For members of the Radcliffe Class of 1943, the Real World arrived much sooner than expected.
As spectators and participants, Radcliffe women of the time watched as the Great Depression of their childhood gave way to the horrors of World War II, as both male and female friends joined the services and as the work force, at least temporarily, offered women new opportunities and new expectations.
From the time of their arrival in September 1939, as Hitler rolled over Poland, to Radcliffe President Ada L. Comstock's 1943 Commencement announcement that Radcliffe students would thereafter attend Harvard classes, the world--and Radcliffe--changed dramatically.
"We were the last of the dinosaurs," says Eleanor Doermann Larrabee. "It was really sort of nineteenth-century there--its attitude about how one should behave in public, how one should be shepherded, and many Harvard professors didn't want to teach at Radcliffe. I wished the place would enter the twentieth century."
But as Harvard men left for overseas duty, as Radcliffe women joined the services and as the standard maid service began to disappear, it became clear that even the Ivory Tower was not immune to the turbulence of the times.
Lillian Kasparian Derderian still clearly remembers the fear she felt when news of Pearl Harbor broke.
"It was just pandemonium," she says. "We were in the biology labs. The men came running into where we were, and we were all wondering what to do, whether we should leave college. It was very traumatic."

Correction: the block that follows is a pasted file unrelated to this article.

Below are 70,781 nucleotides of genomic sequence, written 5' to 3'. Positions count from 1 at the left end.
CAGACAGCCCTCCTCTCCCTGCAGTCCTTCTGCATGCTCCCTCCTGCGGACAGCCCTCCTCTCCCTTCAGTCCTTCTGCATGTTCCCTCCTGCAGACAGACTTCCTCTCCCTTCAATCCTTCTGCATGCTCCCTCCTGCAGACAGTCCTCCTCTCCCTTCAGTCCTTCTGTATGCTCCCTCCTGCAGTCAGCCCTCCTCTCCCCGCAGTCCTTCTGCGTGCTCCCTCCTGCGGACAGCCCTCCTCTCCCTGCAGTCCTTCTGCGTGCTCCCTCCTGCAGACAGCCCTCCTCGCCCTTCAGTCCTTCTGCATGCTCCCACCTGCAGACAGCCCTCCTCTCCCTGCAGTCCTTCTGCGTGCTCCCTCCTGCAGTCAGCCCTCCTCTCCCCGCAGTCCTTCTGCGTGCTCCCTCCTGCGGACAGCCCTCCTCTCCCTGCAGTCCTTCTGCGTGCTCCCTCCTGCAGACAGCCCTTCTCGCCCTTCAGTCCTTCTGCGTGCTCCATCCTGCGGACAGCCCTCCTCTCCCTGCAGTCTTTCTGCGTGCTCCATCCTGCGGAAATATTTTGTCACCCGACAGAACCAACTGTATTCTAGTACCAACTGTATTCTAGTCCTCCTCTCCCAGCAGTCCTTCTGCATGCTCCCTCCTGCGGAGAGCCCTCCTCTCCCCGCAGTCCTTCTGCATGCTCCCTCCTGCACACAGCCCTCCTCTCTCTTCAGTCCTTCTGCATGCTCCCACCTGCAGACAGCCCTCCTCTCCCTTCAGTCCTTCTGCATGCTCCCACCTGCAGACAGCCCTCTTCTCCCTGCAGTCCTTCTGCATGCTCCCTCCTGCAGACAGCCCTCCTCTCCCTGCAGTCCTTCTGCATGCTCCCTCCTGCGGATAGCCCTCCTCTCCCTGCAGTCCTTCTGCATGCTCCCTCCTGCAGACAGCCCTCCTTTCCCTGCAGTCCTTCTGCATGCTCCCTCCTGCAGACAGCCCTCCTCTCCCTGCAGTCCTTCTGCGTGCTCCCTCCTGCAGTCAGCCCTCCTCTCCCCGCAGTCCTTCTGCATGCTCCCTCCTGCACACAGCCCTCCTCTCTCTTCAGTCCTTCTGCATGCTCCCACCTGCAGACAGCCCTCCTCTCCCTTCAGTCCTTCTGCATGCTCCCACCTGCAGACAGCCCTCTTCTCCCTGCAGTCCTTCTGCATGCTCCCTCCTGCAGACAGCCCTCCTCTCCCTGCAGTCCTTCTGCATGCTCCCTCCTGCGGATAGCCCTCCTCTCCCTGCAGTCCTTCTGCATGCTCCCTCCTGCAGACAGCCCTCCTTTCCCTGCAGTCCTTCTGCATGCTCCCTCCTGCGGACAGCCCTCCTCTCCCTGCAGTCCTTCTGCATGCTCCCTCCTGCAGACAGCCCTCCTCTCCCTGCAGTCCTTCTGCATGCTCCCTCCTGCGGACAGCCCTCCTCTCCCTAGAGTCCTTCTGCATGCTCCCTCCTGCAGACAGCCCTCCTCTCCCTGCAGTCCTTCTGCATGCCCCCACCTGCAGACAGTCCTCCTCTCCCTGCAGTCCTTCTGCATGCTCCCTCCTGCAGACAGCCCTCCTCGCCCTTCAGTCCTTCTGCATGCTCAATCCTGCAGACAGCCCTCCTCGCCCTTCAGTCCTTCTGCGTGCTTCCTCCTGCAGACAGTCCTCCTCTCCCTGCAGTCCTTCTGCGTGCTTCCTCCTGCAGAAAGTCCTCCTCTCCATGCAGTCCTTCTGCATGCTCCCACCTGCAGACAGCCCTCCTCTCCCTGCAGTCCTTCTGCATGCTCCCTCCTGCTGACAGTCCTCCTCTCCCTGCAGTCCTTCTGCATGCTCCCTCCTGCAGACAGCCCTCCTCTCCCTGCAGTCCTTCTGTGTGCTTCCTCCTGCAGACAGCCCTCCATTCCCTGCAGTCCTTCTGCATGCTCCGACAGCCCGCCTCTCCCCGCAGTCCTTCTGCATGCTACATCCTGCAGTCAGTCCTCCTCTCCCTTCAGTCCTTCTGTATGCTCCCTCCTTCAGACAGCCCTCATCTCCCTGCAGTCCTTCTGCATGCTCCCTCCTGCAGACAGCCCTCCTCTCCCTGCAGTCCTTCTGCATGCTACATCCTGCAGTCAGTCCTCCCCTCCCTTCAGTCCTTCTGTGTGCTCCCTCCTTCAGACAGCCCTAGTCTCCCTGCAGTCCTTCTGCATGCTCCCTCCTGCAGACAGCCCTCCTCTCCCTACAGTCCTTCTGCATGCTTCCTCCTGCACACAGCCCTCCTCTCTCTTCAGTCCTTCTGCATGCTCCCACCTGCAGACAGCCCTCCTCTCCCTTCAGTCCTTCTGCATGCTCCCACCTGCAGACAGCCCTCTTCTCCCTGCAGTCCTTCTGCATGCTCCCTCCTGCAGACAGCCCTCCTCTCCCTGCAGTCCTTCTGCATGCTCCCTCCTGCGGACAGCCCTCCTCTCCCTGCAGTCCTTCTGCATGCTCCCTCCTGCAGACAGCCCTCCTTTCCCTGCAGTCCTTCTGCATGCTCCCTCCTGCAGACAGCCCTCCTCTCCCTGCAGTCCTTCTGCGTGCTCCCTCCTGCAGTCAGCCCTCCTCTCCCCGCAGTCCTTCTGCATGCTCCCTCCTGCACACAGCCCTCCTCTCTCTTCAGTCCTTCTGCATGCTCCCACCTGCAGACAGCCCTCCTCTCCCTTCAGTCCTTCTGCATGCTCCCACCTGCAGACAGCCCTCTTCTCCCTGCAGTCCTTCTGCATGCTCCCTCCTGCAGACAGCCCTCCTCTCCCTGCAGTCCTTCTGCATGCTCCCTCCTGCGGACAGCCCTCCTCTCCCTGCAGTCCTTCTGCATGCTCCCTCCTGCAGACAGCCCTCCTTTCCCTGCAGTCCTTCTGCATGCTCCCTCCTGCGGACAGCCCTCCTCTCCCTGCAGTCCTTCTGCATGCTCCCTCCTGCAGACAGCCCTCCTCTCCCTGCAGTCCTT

Like many of her classmates, Derderian chose to "accelerate" and graduate in three years by studying straight through summer, in order to pursue marriage, national service, or wartime careers. By graduating a year early, however, Derderian left behind the friends from her entering class.
"Whatever joy was going to be was kind of taken away," she says. "Some of us were '43, some were '44. It was important to have the umbrella called Radcliffe."
Class Reunion Committee Chair Ruth Bocholtz Helman recalls the words of President Comstock urging students to continue their education despite the bombing.
"Pearl Harbor was sort of a watershed in our experience, because things changed in our junior year. People accelerated out of our class, and people married boyfriends who were going overseas," Helman says. "It was an uncertain time."
Ella Jane Van Horn Hagenbuch still wonders about the choices she faced during the war. While at Radcliffe, she participated in a secret government program for coding and de-coding messages. But when she asked to leave Radcliffe with her best friend and join the Red Cross in Europe, her father refused to let her go.
Hagenbuch's friend went alone and died in Paris, asphyxiated by fumes from her stove. "I wonder if I had gone, if I would have remembered to open the window," Hagenbuch says.
But even Hagenbuch looks back to Radcliffe as "the best time of all."
"I think the best part of Radcliffe was really the professors and the stimulation they gave you for learning more," she says. "We'd get talking, and we all had different ideas. It was exhausting, but it was fun."